Tom Blumer has written for several national online publications  primarily on business, economics, politics and media bias. He has had his own blog, BizzyBlog.com, since 2005, and has been with NewsBusters since December 2005. Along the way, he's had a decades-long career in accounting, finance, training and development.

Latest from Tom Blumer
September 21, 2016, 6:52 AM EDT

Investigative reporters at the Associated Press have occasionally come up with meaningful nuggets putting Democratic Presidential nominee Hillary Clinton's conduct and record in a bad light. Examples include several scoops in the email/private-server scandal and its research finding that "More than half the people outside the government who met with Hillary Clinton while she was secretary of state gave money" (or had money given by their corporate entities) to the Clinton Foundation.

The same cannot be said about its beat reporters covering the presidential race, who, with most of the rest of the establishment press, completely deserve the sharp criticism contained in a Monday Investors Business Daily editorial. IBD observed that "the ferocity of the media campaign against (Donald Trump)" while giving Mrs. Clinton serial passes "should give everyone pause." In a Sunday afternoon story, the AP's Laurie Kellman offered up a perfect example.

September 20, 2016, 1:19 PM EDT

In early August, a CNN reporter tweeted an email he purportedly received from a donor to Republican Party nominee Donald Trump's presidential campaign alleging that there was no way that a donor could cancel a recurring contribution. That got the attention of several establishment press outlets and the left-biased "fact checkers" who thought they smelled smoke, but ultimately found no fire.

Several days ago, the New York Observer followed up on a documented complaint by a Minnesota woman first reported at a local TV station in early June. Claiming communications with "multiple sources," reporter Liz Corkin asserted that the Clinton campaign is "purposefully and repeatedly overcharging" small-dollar contributors "after they make what’s supposed to be a one-time small donation through her official campaign website." Establishment press interest this time? None — except to have one of the so-called "fact checkers" dismiss Corkin's contentions as "unproven."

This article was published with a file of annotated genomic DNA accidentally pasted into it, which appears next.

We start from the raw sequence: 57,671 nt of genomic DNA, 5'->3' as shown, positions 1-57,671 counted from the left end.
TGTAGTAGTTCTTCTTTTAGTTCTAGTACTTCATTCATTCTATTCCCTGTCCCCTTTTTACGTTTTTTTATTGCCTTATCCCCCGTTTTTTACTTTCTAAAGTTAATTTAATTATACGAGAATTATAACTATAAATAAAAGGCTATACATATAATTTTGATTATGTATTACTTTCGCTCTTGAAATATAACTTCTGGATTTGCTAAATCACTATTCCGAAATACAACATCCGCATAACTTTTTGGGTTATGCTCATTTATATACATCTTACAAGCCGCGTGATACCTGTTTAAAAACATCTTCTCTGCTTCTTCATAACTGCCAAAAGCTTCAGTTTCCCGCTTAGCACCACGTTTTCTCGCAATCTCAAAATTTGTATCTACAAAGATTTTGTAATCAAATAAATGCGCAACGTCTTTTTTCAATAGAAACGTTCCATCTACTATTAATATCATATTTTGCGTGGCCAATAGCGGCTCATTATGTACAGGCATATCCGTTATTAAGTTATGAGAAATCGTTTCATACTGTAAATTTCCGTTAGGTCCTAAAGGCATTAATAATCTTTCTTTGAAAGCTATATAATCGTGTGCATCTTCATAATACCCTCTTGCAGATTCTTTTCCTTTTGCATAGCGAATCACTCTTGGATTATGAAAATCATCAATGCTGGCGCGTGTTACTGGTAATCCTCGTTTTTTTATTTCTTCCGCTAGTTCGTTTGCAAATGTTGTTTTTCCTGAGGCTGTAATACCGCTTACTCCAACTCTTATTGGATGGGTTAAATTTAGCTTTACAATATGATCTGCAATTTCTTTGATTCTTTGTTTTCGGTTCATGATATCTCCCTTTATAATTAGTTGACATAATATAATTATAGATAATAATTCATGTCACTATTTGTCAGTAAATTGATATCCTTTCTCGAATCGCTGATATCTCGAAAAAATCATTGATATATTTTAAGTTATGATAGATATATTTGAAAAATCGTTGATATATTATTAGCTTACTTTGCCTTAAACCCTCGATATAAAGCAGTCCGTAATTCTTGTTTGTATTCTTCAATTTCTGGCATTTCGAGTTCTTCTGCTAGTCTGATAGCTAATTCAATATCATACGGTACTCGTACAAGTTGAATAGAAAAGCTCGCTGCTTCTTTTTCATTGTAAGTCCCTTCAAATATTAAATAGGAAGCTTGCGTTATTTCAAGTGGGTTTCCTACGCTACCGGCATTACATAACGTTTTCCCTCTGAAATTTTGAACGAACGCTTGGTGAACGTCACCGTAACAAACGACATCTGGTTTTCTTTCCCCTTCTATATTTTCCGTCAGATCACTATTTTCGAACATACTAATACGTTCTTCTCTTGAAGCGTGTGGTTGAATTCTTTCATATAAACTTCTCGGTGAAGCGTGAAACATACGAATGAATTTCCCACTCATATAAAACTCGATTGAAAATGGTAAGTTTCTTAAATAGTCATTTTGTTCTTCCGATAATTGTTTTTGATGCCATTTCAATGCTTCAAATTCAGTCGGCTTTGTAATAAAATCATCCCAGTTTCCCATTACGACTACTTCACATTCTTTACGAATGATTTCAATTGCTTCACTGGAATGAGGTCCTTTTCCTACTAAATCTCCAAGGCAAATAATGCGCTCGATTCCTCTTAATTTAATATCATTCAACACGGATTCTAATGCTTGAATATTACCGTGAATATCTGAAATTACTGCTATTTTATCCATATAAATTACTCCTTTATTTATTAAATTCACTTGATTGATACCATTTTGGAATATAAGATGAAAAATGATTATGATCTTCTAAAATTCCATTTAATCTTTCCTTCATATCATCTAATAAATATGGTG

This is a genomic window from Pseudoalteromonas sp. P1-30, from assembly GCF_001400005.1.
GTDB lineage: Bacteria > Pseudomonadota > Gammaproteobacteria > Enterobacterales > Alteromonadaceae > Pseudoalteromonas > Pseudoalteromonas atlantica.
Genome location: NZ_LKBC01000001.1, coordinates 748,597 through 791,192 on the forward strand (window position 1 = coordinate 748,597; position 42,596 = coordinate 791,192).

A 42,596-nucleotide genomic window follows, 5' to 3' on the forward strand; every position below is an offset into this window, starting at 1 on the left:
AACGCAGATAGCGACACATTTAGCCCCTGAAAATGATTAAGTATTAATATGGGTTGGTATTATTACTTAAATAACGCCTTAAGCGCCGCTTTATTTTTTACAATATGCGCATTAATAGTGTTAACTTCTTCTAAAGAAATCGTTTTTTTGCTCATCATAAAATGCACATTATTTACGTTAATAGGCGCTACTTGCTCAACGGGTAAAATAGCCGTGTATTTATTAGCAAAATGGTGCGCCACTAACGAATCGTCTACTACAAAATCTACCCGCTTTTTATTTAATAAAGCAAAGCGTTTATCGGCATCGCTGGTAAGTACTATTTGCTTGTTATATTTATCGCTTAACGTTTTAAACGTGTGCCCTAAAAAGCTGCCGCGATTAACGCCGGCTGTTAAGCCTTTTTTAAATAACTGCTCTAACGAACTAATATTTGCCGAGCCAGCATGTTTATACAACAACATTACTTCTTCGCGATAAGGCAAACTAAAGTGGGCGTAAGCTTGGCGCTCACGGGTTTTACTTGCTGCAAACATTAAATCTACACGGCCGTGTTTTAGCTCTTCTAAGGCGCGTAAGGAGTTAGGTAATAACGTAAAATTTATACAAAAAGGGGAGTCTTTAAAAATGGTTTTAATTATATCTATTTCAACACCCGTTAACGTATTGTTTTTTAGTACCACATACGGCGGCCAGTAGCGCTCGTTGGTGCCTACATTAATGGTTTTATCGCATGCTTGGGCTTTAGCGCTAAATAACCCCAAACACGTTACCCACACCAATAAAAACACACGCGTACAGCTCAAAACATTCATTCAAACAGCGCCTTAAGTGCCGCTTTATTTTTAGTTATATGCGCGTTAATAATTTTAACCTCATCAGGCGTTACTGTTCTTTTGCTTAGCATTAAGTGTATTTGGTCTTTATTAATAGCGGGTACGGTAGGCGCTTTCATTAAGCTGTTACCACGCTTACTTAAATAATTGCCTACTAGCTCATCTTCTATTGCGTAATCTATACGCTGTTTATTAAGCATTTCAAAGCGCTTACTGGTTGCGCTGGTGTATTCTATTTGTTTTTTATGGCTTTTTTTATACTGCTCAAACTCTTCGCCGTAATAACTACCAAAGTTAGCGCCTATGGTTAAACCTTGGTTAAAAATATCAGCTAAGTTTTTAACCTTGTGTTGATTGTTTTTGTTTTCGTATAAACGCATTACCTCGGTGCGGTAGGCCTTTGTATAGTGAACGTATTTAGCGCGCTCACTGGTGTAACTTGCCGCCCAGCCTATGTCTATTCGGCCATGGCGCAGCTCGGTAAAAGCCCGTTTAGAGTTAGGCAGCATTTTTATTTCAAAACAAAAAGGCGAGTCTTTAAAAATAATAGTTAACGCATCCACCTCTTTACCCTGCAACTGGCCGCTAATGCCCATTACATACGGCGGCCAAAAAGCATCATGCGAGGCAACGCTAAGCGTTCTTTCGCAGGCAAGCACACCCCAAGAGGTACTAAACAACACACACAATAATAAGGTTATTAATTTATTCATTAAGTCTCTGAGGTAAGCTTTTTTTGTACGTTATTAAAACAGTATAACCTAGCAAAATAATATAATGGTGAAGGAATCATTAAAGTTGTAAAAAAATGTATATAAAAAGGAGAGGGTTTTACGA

September 19, 2016, 9:34 PM EDT

As has so often been the case in the wake of terrorist attacks, the press is de-prioritizing what actually occurred during the St. Cloud, Minnesota mall stabbing spree in favor of a "watch out for the backlash" narrative. This is what occurred at the Associated Press late Monday afternoon, where the headline at the dispatch by Kyle Potter and Amy Forliti reads: "SOMALI COMMUNITY BRACES FOR MINNESOTA MALL ATTACK BACKLASH." It's as if the awful "backlash" will definitely happen, even though in so many other analogous instances it hasn't.

September 19, 2016, 3:03 PM EDT

It's been ten days since Hillary Clinton made her "basket of deplorables" remark, claiming that "half" of Donald Trump's supporters, i.e., essentially one-fourth of all Americans, is one or more of the following: "racist, sexist, homophobic, xenophobic, Islamophobic," and a catch-all in case she missed anything, "You name it."

Since then, the most revealing aspect of the fallout from those remarks, other than the fact the Mrs. Clinton couldn't bring herself to simply say, "I was wrong, and I am sorry," instead issuing an all too typical non-apology apology — is how many leftist commentators have come out and insisted that she was right in the first place, and that she therefore need not and should not apologize. Some pundits believe that she should have hit all Trump supporters with the "deplorables" tag. One of the more visible members of the "it really is half" club is columnist and Fox News contributor Juan Williams.

September 19, 2016, 7:27 AM EDT

During the Obama years, the press has been perpetually on the prowl looking to expose anyone on the center-right perceived as insulting President Obama. One example: A non-elected Orange County, California Republican official committed the thought crime of forwarding — not creating, forwarding — an internal e-mail she received from a friend depicting Obama in very unflattering terms. This was a national story at CNN, the Associated Press, and other national outlets. The woman involved apologized, as she should have. Now let's see if the press demonstrates any interest in elected Virginia Democrat Mark Levine's outrageous description of Donald Trump supporters as "mentally deficient" in a Fox News Saturday afternoon discussion.

September 18, 2016, 5:24 PM EDT

Utah-based Hispanic activist Tony Yapias has drawn a fairly high level of national attention during the past six years.

Most recently, Yapias's name came up in coverage of a clash between "protesters" and supporters of Republican presidential nominee Donald Trump in Salt Lake City in March. A search on his full name at the New York Times returns eight in-house items between 2010 and 2014. He has been variously described as "director of an immigration advocacy group," "a longtime Latino leader in Utah," and as "an activist with political interests." A week ago, Mr. Yapias picked up another tag: accused rapist. I haven't been able to locate any nationally distributed establishment media coverage of Yapias's arrest.